The regular rebalance cadence for portfolios is being amended to capture market dynamics that are playing out sooner than expected. As a result, this rebalance was brought forward one month to June. The trigger for the early rebalance is the relatively successful reopening of economies globally to date. As the market continues to shift to adjust to the rapidly changing atmosphere, we will continue to monitor portfolios and re-optimize as needed.
The US has not seen the type of surge in virus cases that some have expected and that could once again threaten the capacity of the healthcare system. We believe it makes sense for portfolios to lean into equity sectors that are more reliant on traditional cyclical activity and that have thus far lagged in the recovery trade, giving us a more targeted opportunity to potentially benefit from the upside of improving sentiment and business prospects driven by reopening economies.
A rally in beaten down, ‘junkier’ sectors of the market would provide a powerful boost to returns for the few investors who remain invested in those sectors. The recent resurgence in sectors with more traditional value characteristics and lower quality capitalizations has room to run in our view. These heavily beaten down sectors are sensitive to a return to growth in the economy, which we believe will be well underway by fall. Structural growth themes remain in the portfolio. The new positions are a barbell strategy between these technology-oriented positions and cyclically sensitive value, financial and small cap sectors.
Over the long run, we believe technology and growth-oriented segments of the market can continue to outperform in a world of significant policy stimulus, low rates, and low inflation. Moreover, the lack of an effective vaccine and widely available therapeutics for the virus keeps an ‘all-clear’ signal elusive and somewhere out on the horizon. While current equity market levels are not written in stone, and the tape could move lower, the portfolios are positioned anticipating the year closes with equities higher, recognizing there may be bumps along the way. To account for this, portfolios are shifting treasury duration and positioning within credit.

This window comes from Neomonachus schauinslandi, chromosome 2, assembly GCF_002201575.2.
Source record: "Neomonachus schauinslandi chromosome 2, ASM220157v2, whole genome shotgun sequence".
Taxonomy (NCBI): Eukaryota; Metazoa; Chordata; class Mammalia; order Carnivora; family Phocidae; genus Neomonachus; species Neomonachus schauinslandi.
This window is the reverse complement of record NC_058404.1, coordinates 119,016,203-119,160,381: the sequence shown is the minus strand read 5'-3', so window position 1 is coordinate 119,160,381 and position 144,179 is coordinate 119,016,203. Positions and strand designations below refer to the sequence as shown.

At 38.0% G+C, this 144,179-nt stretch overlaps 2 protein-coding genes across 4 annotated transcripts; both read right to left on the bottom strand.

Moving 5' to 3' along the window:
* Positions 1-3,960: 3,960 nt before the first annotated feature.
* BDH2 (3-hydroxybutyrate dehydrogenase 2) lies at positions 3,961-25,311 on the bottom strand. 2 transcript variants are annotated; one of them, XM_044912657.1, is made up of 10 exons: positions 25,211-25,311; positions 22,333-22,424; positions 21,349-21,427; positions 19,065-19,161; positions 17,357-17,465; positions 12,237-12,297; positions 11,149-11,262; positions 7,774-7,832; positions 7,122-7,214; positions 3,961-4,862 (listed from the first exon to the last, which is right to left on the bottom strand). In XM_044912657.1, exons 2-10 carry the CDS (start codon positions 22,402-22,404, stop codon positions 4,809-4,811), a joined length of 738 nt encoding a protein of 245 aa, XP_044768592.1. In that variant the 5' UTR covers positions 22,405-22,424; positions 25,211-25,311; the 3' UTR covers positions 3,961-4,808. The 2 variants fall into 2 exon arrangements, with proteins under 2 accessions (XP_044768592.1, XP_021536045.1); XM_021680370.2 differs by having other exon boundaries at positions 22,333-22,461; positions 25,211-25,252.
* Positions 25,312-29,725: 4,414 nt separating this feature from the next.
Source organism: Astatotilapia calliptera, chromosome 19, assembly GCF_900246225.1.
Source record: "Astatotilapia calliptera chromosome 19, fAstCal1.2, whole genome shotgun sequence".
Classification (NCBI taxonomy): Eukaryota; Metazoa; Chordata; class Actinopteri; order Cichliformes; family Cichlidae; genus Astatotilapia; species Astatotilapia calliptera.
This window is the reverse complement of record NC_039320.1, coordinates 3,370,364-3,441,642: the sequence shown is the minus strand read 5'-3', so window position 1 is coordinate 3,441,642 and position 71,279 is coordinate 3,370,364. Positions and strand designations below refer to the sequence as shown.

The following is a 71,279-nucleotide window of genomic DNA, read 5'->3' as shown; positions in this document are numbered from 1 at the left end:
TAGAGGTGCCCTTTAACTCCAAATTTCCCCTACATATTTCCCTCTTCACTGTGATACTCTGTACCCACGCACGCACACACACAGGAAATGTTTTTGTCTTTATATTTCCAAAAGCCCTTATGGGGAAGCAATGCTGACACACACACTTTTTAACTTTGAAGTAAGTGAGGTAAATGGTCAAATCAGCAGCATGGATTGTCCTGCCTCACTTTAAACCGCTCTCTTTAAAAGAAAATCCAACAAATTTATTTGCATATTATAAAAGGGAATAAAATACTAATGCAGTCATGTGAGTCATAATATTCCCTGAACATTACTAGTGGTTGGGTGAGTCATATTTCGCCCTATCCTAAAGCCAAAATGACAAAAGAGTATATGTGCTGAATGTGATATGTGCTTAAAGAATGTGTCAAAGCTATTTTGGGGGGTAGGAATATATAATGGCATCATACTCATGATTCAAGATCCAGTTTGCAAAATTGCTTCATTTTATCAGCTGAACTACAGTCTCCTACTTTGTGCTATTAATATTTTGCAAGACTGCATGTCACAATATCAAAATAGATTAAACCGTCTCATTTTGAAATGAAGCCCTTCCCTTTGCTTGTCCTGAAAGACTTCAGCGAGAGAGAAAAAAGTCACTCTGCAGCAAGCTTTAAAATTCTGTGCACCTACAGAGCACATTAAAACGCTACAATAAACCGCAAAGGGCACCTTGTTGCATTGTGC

Asset Allocation: We continue leaning into risk across portfolios, adding to equities cautiously, targeting beaten down value and cyclically oriented exposures and adjusting our regional bets. These moves are somewhat offset with modest increases in duration within our fixed income sleeves in order to maintain a risk ballast.
US Equities: We maintain but reduce our long-standing overweight to US equities. Some large cap exposures are sold to fund small cap, financial services sector, and value factor purchases. Large cap growth stocks led the market rally in the two months since the March lows, but as markets stabilize and risk appetite recovers, we believe those names most beaten down have relatively more room-to-run in the near-to-intermediate-term.
International Developed Market Equities: Europe has recently moved closer to releasing a much-needed fiscal stimulus package. Consistent with our theme of adding to names that have thus far lagged in the recovery, we add to broad domestic market equities, which have a more mid- cap/value tilt than our existing growth-oriented domestic market exposure.
Emerging Market (EM) Equities: We reduce EM equities to benchmark weight, giving us the budget to fund increases elsewhere in the portfolio. We are constructive on EM from a valuation perspective, but with Latin America now the epicenter of the pandemic, we find the position less attractive given the current Covid-19-related risks.
Fixed Income: Although we move further underweight bonds relative to stocks, by adding to treasuries and extending duration slightly across most risk-profiles we position fixed income in the event equities continue to experience bumps along the way. In our fixed income-heavy portfolios we express a more US- focused, pro-cyclical stance by purchasing US high-yield bonds, funding from short term and broad investment grade bonds. Conservative portfolios are reducing their EM bond exposures to fund some of the high yield bond purchase. We improve the relative resilience of our equity-heavy portfolios by trimming credit and adding to US government bonds.